Jeff Bezos rebutted last week’s horrific assertions in the New York Times in a statement to employees, which was reprinted, in full, by the Times today:
The NYT article prominently features anecdotes describing shockingly callous management practices, including people being treated without empathy while enduring family tragedies and serious health problems. The article doesn’t describe the Amazon I know or the caring Amazonians I work with every day. But if you know of any stories like those reported, I want you to escalate to HR. You can also email me directly at firstname.lastname@example.org. Even if it’s rare or isolated, our tolerance for any such lack of empathy needs to be zero.
I strongly believe that anyone working in a company that really is like the one described in the NYT would be crazy to stay. I know I would leave such a company.
That’s a clear denial of the broad strokes of the article. I have no doubt that Bezos hasn’t seen this kind of behaviour amongst his employees, because a CEO has a lot to deal with — that’s one reason why managers exist. (The other reason, of course, is to suggest that nine women can deliver a baby in one month.)
But then there was a supporting story published today in Vice, for example, by an anonymous former employee:
My experience had not been as bad as those quoted in the piece, but every story rang true. The kicker of the feature comes from Amazon’s own recruiting video: “You either fit here or you don’t. You love it or you don’t. There is no middle ground.” This is the perfect embodiment of Amazon’s corporate culture: If you don’t like it, you are the problem.
Yet, from the same author:
Weirdly, I did like it. Despite the strangeness of the company’s bathroom culture, my experience at Amazon had been a positive one. I’d succeeded in my roles, been promoted once, given multiple raises, and worked on projects that I’ve been proud of. I left the company on good terms for an even better opportunity.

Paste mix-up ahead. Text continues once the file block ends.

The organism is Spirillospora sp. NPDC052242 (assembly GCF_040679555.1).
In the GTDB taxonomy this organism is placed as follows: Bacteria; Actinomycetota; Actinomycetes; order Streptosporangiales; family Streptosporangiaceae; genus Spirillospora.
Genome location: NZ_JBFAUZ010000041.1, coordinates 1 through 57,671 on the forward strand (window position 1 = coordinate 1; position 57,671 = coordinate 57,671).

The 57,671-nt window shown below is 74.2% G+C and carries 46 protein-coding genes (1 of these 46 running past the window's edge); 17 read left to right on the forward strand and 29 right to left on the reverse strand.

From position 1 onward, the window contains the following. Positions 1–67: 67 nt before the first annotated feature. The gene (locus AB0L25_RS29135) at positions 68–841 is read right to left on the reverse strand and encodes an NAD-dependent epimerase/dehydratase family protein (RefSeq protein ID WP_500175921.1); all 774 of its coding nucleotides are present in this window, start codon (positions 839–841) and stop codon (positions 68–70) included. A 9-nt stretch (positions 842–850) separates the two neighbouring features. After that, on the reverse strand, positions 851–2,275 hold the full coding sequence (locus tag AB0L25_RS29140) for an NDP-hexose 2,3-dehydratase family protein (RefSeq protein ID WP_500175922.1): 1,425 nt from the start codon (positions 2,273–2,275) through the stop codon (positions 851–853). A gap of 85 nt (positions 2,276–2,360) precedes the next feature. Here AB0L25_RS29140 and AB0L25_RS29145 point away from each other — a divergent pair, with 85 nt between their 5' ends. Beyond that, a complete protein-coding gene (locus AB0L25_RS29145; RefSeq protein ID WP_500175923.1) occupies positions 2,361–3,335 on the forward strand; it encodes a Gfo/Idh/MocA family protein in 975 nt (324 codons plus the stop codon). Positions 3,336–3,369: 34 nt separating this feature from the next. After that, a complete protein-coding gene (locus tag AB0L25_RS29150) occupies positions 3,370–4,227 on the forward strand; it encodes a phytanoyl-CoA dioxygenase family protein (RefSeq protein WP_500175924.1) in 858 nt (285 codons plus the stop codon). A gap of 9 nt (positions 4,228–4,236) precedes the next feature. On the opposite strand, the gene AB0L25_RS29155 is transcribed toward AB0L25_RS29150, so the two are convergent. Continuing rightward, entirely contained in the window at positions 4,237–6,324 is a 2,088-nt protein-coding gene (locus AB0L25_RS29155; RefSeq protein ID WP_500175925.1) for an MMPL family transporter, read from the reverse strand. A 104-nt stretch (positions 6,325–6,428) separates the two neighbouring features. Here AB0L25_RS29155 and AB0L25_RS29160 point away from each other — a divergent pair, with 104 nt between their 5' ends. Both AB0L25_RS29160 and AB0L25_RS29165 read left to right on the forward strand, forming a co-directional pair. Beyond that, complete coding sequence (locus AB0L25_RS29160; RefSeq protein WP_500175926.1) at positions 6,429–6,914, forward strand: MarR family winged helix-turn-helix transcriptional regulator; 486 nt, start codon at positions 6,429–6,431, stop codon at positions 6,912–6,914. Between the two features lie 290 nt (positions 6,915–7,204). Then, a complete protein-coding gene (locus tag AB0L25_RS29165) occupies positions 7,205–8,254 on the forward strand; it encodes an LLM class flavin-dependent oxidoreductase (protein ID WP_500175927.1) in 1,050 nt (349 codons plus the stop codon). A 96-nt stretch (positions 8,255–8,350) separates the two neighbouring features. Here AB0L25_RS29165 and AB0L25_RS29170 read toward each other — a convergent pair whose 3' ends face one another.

And then Mehal Shah chimed in on LinkedIn:
I’ve never personally seen people cry at their desk, but I have seen people hit the beer fridge at 11AM after a bad meeting, or slam the door of a small conference room shut for some desperately needed alone time. The image of Amazon as a high stress environment that is proud to be a high stress environment is, in my opinion, largely true.
Let’s be overly skeptical and assume that a full half of the Times article is exaggerated, out of context, or otherwise stretching the truth. That leaves an awful lot of frankly terrible stories that are fully attributed, indicative of a workplace that prides itself on inducing Stockholm syndrome in its employees.
I’ve heard a shocking number of people defend the company’s practices saying, broadly, “if you don’t like it, quit, or don’t work there”. That’s a load of crap. There are employment standards for a reason, and a lot of people can’t just jump ship. To suggest that the situations and stories in the Times piece are anything other than unacceptable is asinine.
On that note, I’ve updated my 2015 tech company diversity survey to include Amazon.